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Eight Woodbury Girl Scouts were awarded the Gold Award, Girl Scouts' highest honor, May 23 at a ceremony at Woodbury Methodist Church. Woodbury Mayor Mary Giuliani Stephens and Rep. Andrea Kieffer were in attendance as were their troop leaders Nancy Schrimp and Valerie Meyer.

A golden accomplishment

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A golden accomplishment
Woodbury Minnesota 8420 City Centre Drive 55125

To many people, Girl Scouts are synonymous with cookies, but that's not all they do, Woodbury resident and Girl Scout member KC Hemstreet said.

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"Girl Scouts is so much more than cookies," she said. "It's instilling values in young girls and guiding them."

A group of eight Girl Scouts from Woodbury -- Hemstreet, Cassie Cedarholm, Jessica Schrimp, Clarissa Odin, Ashley Weeks, Ambika Patpatia, Megan Snyder and Molly Greenshields -- recently achieved the highest honor of earning the Gold Award.

"A lot of times the Eagle Scout Award gets all the attention, but the Gold Award is just as prestigious," Girl Scout troop leader Nancy Schrimp said. "But a lot of people just don't know about it."

A Gold Award ceremony was held May 23 at Woodbury United Methodist Church.

In order to earn the award, a Girl Scout must complete various pre-requisite work including leadership, community service, career exploration and self-assessment.

The culmination of the Gold Award is the service project.

In order to achieve the award a Girl Scout must identify a service project in the community that is unique, sustainable and addresses a community need beyond girl scouting.

The project requires creativity, development of leadership skills, as well as at least 80 hours of work.

"Girl scouting really addresses citizenship in the girls," Nancy Schrimp said. "It makes them strive to be strong women leaders."

Only about 5 percent of Girl Scouts earn in the Gold Award nationally.

"To have all eight of them get it is quite an accomplishment," Nancy Schrimp said. "I think part of it is their friendship bonding them and that really made them work harder towards their goal."

All of the Gold Award recipients have been Girl Scouts for at least seven years, some all the way up to 13 years.

The importance of Girl Scouts

Many of the activities that take place during Girl Scouts include community service projects, crafts, nature activities, athletic activities, recreation activities, field trips and college and career planning.

Many of the girls said they decided to join Girl Scouts because it was an opportunity to make new friends and get out into the community.

"It's a cool place where we can come together and learn through the earning of the patches," Hemstreet said. "You get a good mix of activities so it's a fun place to bond with everyone, but it's also a place to grow up together and become independent women."

"From all my years of scouting I can take away the strong bond between my troop," Weeks said. "They have always been there for me; our troop is like one big family and we will always stick together."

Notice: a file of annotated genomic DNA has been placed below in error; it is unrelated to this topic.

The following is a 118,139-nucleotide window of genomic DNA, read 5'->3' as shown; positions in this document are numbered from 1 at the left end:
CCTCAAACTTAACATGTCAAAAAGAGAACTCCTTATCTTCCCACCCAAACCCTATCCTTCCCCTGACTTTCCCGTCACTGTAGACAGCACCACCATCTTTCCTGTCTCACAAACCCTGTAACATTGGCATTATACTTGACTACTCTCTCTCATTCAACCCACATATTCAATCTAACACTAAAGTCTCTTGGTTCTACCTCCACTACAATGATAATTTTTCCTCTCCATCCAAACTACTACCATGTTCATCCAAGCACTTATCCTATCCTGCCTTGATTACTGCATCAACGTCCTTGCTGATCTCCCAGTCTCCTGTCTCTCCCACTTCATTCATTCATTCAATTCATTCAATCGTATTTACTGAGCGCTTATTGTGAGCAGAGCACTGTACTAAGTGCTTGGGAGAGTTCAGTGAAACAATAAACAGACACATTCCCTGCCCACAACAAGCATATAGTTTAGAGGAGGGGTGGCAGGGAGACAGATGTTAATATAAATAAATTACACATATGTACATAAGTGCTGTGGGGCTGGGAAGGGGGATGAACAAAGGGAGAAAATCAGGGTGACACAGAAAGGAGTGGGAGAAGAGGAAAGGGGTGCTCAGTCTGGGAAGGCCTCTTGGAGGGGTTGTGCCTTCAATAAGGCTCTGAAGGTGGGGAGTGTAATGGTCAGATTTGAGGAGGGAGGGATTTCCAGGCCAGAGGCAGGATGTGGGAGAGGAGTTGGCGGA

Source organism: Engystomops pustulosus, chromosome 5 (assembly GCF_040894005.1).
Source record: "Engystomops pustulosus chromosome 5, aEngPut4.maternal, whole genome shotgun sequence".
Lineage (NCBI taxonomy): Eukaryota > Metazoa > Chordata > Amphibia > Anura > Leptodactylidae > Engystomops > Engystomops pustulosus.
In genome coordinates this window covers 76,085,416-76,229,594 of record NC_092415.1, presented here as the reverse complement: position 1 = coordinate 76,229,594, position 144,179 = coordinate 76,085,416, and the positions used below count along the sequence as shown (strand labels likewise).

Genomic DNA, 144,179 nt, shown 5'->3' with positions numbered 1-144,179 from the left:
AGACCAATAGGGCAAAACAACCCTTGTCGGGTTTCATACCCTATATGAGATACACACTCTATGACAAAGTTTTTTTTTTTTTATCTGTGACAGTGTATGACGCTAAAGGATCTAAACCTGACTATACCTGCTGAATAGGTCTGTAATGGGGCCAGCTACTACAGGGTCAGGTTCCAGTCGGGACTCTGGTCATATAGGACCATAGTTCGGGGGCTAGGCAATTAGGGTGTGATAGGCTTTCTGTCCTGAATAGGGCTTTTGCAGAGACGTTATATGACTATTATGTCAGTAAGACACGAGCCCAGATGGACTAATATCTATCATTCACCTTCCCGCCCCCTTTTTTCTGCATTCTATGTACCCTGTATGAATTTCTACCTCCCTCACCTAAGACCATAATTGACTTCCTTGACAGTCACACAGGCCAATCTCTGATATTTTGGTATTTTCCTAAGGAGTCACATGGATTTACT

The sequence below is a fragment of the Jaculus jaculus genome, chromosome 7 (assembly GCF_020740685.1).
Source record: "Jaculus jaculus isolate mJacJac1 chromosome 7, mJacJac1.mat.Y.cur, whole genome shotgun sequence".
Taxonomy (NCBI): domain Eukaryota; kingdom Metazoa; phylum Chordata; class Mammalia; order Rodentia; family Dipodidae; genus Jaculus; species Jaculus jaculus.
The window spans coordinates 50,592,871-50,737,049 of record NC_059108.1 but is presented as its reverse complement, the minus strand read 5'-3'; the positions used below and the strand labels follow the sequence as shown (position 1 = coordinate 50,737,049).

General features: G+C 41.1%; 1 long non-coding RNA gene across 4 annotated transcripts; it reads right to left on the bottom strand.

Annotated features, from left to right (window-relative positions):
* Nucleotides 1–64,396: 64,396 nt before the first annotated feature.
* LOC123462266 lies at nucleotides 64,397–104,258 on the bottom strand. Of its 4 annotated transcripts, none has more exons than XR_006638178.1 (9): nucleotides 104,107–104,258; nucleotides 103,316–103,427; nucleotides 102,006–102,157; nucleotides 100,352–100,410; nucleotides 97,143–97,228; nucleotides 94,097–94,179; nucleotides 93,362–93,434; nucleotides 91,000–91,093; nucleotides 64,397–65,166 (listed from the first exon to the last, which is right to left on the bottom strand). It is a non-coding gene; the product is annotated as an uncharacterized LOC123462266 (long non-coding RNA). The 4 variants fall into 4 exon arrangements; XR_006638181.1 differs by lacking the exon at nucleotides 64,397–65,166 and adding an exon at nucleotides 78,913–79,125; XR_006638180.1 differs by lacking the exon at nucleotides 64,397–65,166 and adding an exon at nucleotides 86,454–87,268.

For many of the girls, Girl Scouts has helped them develop their goal-setting skills, responsibility, and independence, among other life skills.

"The biggest focus of girl scouting is leadership," Nancy Schrimp said, "and all of these girls have been leaders in their schools.

"They're incredible students, leaders now and the future leaders of tomorrow."

"It has greatly influenced my life choices," Odin said.

Going for the Gold

All of the girls said advancing toward the Gold Award wasn't always easy.

Greenshields said there were definitely times when she considered quitting.

Pursuit of the Gold Award was cemented when the girls visited the birthplace of Girl Scouts, Savannah, Georgia.

"That really inspired all of us to finish and go get it and made us think, 'We can do this," Greenshields said. "It gave us a final push."

When starting to plan for the Gold Award project, the girls first began making lists of what needs they saw in the community.

The girls said some of the biggest challenges associated with their projects included funding, finding the appropriate contacts, time management and maintaining their motivation.

"One challenge was definitely staying on top of our project because it's very easy to just sit and let time pass by," Jessica Schrimp said. "If you have the motivation, you have the momentum to complete your project."

Now that all eight girls have essentially reached the end of their Girl Scouts careers, all that's left is to become a Girl Scout for Life and maybe a troop leader someday, but the memories will always remain.

"We are all more than just best friends, we are a troop," Patpatia said. "We stick together, we respect one another, and we share similar values.

"Why would I ever give up such an amazing part of my life?"

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Amber Kispert-Smith
Amber Kispert-Smith has been the schools and Afton reporter at the Woodbury Bulletin since 2008. She holds a bachelor’s degree in journalism from the University of Minnesota. She previously worked as a reporter for Press Publications in White Bear Lake.
(651) 702-0976
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